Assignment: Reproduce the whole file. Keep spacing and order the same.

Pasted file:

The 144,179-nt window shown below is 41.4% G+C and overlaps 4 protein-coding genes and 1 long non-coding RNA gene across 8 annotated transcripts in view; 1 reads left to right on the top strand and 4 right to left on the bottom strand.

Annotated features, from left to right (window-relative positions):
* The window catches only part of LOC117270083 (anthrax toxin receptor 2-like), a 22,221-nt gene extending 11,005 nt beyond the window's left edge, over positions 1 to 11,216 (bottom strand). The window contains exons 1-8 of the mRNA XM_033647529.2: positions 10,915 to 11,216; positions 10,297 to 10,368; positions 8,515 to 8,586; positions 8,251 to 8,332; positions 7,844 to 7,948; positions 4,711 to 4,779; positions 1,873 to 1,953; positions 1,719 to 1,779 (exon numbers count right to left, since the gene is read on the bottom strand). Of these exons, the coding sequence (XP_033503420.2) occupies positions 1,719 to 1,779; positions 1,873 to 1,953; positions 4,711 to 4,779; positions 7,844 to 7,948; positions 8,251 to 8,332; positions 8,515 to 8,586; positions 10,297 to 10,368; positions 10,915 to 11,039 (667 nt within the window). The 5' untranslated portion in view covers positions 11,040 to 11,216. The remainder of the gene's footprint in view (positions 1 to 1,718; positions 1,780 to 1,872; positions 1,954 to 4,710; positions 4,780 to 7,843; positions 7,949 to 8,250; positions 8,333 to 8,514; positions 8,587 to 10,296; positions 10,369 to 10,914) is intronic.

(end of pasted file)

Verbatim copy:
The 144,179-nt window shown below is 41.4% G+C and overlaps 4 protein-coding genes and 1 long non-coding RNA gene across 8 annotated transcripts in view; 1 reads left to right on the top strand and 4 right to left on the bottom strand.

Annotated features, from left to right (window-relative positions):
* The window catches only part of LOC117270083 (anthrax toxin receptor 2-like), a 22,221-nt gene extending 11,005 nt beyond the window's left edge, over positions 1 to 11,216 (bottom strand). The window contains exons 1-8 of the mRNA XM_033647529.2: positions 10,915 to 11,216; positions 10,297 to 10,368; positions 8,515 to 8,586; positions 8,251 to 8,332; positions 7,844 to 7,948; positions 4,711 to 4,779; positions 1,873 to 1,953; positions 1,719 to 1,779 (exon numbers count right to left, since the gene is read on the bottom strand). Of these exons, the coding sequence (XP_033503420.2) occupies positions 1,719 to 1,779; positions 1,873 to 1,953; positions 4,711 to 4,779; positions 7,844 to 7,948; positions 8,251 to 8,332; positions 8,515 to 8,586; positions 10,297 to 10,368; positions 10,915 to 11,039 (667 nt within the window). The 5' untranslated portion in view covers positions 11,040 to 11,216. The remainder of the gene's footprint in view (positions 1 to 1,718; positions 1,780 to 1,872; positions 1,954 to 4,710; positions 4,780 to 7,843; positions 7,949 to 8,250; positions 8,333 to 8,514; positions 8,587 to 10,296; positions 10,369 to 10,914) is intronic.